In San Francisco, there’s a ‘Come as you are’ policy, which brightens the city and leaves it blossoming and growing to the full extent of what it is; a communal area where you can be whoever you want to be.
2. The weather.
The only city in the world that has its own name for the fog that engulfs it. Karl the fog even has his own twitter account that states, “All that is sunny does not glitter, not all those in the fog are lost.” How could you not love Karl?!
The ever changing weather leaves you stripping down half naked in the day, and bundling up layer upon layer at night. It’s a fashion forward city that allows you to wear the best of your wardrobe, all seasons, no matter what time of year it is. It is the one place, where the fog, the cold, the wind, doesn’t bother people, because the differentiating weather is purely what makes the city what it is.
3. The Bike Epidemic.
If ever you wanted to live in a city where riding a bike is way more acceptable than driving a car to work, SF is the place for you. Despite it’s ridiculous rolling hills that connect the city, San Francisco is known for the accumulating people that ride their bikes around the city with smiles on their faces and muscles in their legs glistening.
The city even has its very own bicycle coalition that continues to improve the roads for San Franciscans. Green paths mark the roads with cross-town bike paths guiding locals to and from their destinations.
4. Mexican food.
Need I say more? NoCals Mexican food really is a thing of beauty. Living in Australia my whole life, I was unaware of what real Mexican food really is. I am aware, of course (especially after experiencing Mexico myself) that even California’s Mexican is westernized, but damn, who even cares? Moving to San Francisco allows you a cheap diet of dirty burritos and nachos as big as your head to share (if you dare) with a mate.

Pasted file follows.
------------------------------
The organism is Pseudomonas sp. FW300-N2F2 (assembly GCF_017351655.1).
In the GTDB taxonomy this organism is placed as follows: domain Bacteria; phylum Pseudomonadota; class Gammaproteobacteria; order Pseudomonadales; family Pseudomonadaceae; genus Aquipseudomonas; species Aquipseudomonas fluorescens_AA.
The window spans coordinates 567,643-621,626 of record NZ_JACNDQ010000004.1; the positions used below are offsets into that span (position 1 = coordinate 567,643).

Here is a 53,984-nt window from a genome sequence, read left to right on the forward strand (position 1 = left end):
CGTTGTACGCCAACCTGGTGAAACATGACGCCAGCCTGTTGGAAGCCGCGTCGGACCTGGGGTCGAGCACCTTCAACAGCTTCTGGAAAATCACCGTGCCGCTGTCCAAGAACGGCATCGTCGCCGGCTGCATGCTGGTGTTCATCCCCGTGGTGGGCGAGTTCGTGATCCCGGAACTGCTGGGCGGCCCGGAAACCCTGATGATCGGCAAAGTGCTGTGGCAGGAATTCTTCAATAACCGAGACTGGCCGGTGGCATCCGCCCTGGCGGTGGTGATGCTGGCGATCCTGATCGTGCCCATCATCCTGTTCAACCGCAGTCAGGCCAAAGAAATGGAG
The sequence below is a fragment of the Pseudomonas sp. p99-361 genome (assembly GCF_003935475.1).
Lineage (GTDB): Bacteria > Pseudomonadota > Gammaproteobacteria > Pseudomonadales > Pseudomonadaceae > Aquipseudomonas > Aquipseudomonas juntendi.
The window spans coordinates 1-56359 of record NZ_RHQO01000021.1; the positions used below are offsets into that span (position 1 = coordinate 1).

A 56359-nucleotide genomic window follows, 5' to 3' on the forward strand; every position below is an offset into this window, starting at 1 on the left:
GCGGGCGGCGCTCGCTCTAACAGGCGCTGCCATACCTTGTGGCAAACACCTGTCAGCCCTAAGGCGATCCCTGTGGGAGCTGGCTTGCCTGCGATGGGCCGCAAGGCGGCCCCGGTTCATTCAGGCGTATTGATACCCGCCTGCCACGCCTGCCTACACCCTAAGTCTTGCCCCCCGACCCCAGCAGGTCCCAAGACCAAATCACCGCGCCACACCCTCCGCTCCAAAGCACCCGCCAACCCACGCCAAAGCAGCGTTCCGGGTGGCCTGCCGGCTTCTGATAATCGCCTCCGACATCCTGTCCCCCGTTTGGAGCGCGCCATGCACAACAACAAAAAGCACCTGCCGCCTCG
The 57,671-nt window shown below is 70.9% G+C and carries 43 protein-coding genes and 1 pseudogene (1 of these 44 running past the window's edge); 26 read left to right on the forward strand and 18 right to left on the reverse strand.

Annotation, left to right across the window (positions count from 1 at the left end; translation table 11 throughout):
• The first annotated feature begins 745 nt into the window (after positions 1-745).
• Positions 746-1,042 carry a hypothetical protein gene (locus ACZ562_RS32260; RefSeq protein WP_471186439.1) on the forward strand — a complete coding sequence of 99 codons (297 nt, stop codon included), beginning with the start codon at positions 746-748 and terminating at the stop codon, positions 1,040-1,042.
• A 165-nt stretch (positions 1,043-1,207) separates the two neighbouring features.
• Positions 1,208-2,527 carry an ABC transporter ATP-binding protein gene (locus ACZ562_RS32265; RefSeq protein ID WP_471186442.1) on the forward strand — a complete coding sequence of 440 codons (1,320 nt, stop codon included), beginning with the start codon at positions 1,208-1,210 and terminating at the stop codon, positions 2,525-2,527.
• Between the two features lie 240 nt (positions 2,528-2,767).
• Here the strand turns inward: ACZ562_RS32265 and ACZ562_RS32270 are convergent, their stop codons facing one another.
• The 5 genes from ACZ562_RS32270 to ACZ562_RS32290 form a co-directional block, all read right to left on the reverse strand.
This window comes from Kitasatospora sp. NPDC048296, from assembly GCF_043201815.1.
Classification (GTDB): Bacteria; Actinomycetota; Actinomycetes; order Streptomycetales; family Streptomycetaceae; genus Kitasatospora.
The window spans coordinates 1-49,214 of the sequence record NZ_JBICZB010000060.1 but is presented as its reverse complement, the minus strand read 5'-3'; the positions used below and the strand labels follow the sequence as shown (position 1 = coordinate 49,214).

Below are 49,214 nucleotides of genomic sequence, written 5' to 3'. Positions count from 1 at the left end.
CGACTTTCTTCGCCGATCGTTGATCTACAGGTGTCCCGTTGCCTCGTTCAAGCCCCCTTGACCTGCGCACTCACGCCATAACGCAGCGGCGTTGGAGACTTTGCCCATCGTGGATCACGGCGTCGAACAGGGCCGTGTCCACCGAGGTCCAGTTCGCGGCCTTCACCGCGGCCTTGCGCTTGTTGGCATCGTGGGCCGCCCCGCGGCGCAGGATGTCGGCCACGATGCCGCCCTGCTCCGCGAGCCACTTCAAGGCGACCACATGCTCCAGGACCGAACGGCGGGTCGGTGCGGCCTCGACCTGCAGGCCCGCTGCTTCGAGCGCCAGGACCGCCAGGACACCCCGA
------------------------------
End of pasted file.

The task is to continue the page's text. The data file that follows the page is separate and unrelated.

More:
Late nights in the mission result in cheap, disgustingly large proportioned feeds at taquerias, and corn chips will never taste the same after leaving the state.
Redwoods, mountains and beaches oh my! The best of both worlds, with the redwood forest right over the Golden Gate Bridge and hiking trails every which way. Stinson beach for a day trip, or perhaps some rock climbing around the area of Marin. And forget Central Park in NYC, the Golden Gate park, as well as Dolores park is where it is at. Get exploring!
6. Dolores park.
I cannot put the pleasure of this park into words. Just go. Maybe you will find yourself in a cardboard robot war fight, or sliding down an improvised water slide naked. You might even pick up a new hobby whilst you’re eating ‘infused’ delicious chocolate brownies. Hula hoops, slack lines and boom boxes can be found at this park, daily.
7. The open sense of community.
Above all, San Francisco is one for all, all for one. With the hippie movement from the summer of ’67 still lingering in the city of love, it is accepted that you are all in this together. The community in San Francisco is one that seems to be lost in a lot of other parts of the world. My first point of San Francisco allowing you to be whoever you want to be resonates with the community, and the open aspect of everyone opening their eccentric selves up to everyone else around them no matter how different they all are.
I can still feel the sun on my back, whilst I fight with the wind in its attempt to blow up my skirt as I walk hand in hand with my loves of San Francisco, up to Dolores Park for a Sunday Fun-day. The afternoon ends with a beer or two in one of the missions filthy bars, I am surrounded by dirty mission boys, tattoo’s and all, as well as foreigners and locals alike, that came to be my bread and butter whilst I was living there.
Walking up Haight street to go to my favorite Whole foods markets to get my dried mango and coconut water, to then go laze in the sun on Hippie Hill was a favorite past time.
Ah San Francisco, I left my heart, my soul, my wholesome self with you. You encapsulated me at a young age and you will forever be a part of me.
I’ll always find myself crawling back to you for more.
Until next time…
“If you’re alive, you can’t be bored in San Francisco. If you’re not alive, San Francisco will bring you to life.” ~ William Saroyan
Author: Natalie Frizza
Editor: Renée Picard